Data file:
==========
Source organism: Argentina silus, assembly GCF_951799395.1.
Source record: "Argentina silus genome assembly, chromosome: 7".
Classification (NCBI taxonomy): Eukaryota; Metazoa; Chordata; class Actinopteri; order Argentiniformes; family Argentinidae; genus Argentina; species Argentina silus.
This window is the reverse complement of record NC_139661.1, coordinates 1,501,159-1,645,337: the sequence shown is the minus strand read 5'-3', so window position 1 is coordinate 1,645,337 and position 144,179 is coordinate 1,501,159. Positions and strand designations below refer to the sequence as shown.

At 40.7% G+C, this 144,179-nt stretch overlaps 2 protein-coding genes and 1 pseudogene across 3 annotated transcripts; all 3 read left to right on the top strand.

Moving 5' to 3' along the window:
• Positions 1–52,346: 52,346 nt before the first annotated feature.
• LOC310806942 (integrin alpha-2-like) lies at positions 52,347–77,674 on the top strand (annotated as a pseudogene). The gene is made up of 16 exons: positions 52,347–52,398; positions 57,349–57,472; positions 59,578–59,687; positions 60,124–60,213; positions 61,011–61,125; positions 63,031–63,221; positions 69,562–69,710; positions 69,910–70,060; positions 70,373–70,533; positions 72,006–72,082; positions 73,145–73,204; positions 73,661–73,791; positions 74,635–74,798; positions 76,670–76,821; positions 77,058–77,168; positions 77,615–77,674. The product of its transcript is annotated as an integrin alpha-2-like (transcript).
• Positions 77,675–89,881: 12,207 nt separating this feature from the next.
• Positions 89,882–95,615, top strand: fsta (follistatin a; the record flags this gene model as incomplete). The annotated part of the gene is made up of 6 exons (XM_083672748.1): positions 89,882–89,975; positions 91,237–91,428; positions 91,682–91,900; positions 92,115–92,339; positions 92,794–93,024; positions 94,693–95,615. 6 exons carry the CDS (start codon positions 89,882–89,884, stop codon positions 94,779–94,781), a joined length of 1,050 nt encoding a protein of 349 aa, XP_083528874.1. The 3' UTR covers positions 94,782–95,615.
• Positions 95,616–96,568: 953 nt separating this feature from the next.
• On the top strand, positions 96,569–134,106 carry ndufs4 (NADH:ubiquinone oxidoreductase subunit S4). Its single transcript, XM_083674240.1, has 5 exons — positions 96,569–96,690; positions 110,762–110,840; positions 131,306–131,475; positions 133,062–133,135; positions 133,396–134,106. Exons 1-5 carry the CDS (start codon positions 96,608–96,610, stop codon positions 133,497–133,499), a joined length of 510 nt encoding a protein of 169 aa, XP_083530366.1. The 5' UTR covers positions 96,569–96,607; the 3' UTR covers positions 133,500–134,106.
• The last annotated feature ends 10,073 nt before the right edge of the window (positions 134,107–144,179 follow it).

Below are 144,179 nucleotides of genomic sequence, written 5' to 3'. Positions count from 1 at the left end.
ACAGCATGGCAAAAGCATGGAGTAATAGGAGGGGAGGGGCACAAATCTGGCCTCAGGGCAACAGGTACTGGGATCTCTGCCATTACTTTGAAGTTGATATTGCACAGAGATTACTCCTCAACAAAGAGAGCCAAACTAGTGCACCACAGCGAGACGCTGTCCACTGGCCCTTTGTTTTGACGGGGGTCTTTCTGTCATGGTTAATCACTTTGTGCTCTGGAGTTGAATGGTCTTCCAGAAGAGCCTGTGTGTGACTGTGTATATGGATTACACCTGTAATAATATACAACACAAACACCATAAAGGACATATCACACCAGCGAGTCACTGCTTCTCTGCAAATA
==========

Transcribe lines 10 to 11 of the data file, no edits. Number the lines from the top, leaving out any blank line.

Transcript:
• Positions 89,882–95,615, top strand: fsta (follistatin a; the record flags this gene model as incomplete). The annotated part of the gene is made up of 6 exons (XM_083672748.1): positions 89,882–89,975; positions 91,237–91,428; positions 91,682–91,900; positions 92,115–92,339; positions 92,794–93,024; positions 94,693–95,615. 6 exons carry the CDS (start codon positions 89,882–89,884, stop codon positions 94,779–94,781), a joined length of 1,050 nt encoding a protein of 349 aa, XP_083528874.1. The 3' UTR covers positions 94,782–95,615.
• Positions 95,616–96,568: 953 nt separating this feature from the next.